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TRIGGER EVENTS: ENVIROCLIMATIC COUPLING OF EBOLA HEMORRHAGIC FEVER OUTBREAKS

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  • 1 Biospheric Sciences Branch, Laboratory for Terrestrial Physics, National Aeronautics and Space Administration-Goddard Space Flight Center, Greenbelt, Maryland; Science Systems & Applications, Inc., Lanham, Maryland; Global Alert and Response Team, Department of Communicable Diseases Surveillance and Response, World Health Organization, Geneva, Switzerland; U.S. Army Medical Research Institute for Infectious Disease, Fort Detrick, Frederick, Maryland

We use spatially continuous satellite data as a correlate of precipitation within tropical Africa and show that the majority of documented Ebola hemorrhagic fever outbreaks were closely associated with sharply drier conditions at the end of the rainy season. We propose that these trigger events may enhance transmission of Ebola virus from its cryptic reservoir to humans. These findings suggest specific directions to help understand the sylvatic cycle of the virus and may provide early warning tools to detect possible future outbreaks of this enigmatic disease.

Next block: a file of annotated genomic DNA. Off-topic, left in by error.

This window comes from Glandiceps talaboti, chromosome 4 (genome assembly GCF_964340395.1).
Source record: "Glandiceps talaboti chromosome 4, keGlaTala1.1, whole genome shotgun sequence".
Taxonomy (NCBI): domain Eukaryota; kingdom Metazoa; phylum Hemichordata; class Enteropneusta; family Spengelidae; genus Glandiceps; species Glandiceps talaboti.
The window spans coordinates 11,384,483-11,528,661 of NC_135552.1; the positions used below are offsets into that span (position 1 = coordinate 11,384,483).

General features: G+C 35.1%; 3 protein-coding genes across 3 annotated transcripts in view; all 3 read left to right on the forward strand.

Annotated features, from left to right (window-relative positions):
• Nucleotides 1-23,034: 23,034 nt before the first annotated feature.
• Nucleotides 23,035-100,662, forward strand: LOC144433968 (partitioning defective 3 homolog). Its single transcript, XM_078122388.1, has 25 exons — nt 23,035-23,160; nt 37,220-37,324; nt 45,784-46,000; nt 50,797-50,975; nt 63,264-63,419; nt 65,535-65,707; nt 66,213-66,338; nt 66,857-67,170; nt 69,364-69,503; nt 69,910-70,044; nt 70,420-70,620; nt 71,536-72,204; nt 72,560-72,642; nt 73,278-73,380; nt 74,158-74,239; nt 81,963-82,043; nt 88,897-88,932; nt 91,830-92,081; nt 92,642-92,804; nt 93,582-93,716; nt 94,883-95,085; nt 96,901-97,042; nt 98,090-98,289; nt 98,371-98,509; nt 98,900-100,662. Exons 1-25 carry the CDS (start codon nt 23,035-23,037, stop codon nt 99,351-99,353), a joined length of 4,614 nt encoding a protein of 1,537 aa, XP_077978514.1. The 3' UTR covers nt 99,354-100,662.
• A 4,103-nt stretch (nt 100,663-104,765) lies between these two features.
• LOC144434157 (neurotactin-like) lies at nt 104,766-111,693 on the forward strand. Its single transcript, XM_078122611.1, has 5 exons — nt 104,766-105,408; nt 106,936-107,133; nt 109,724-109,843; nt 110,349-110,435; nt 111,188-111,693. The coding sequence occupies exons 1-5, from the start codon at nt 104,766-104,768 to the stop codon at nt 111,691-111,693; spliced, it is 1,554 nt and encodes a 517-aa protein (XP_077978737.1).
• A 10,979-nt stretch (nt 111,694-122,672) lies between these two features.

Author Notes

Reprint requests: Jorge E. Pinzon, Laboratory for Terrestrial Physics, Code 923, NASA/Goddard Space Flight Center, Greenbelt, MD 20771, Telephone: 301-614-6685, Fax: 301-614-6015, E-mail: pinzon@negev.gsfc.nasa.gov.
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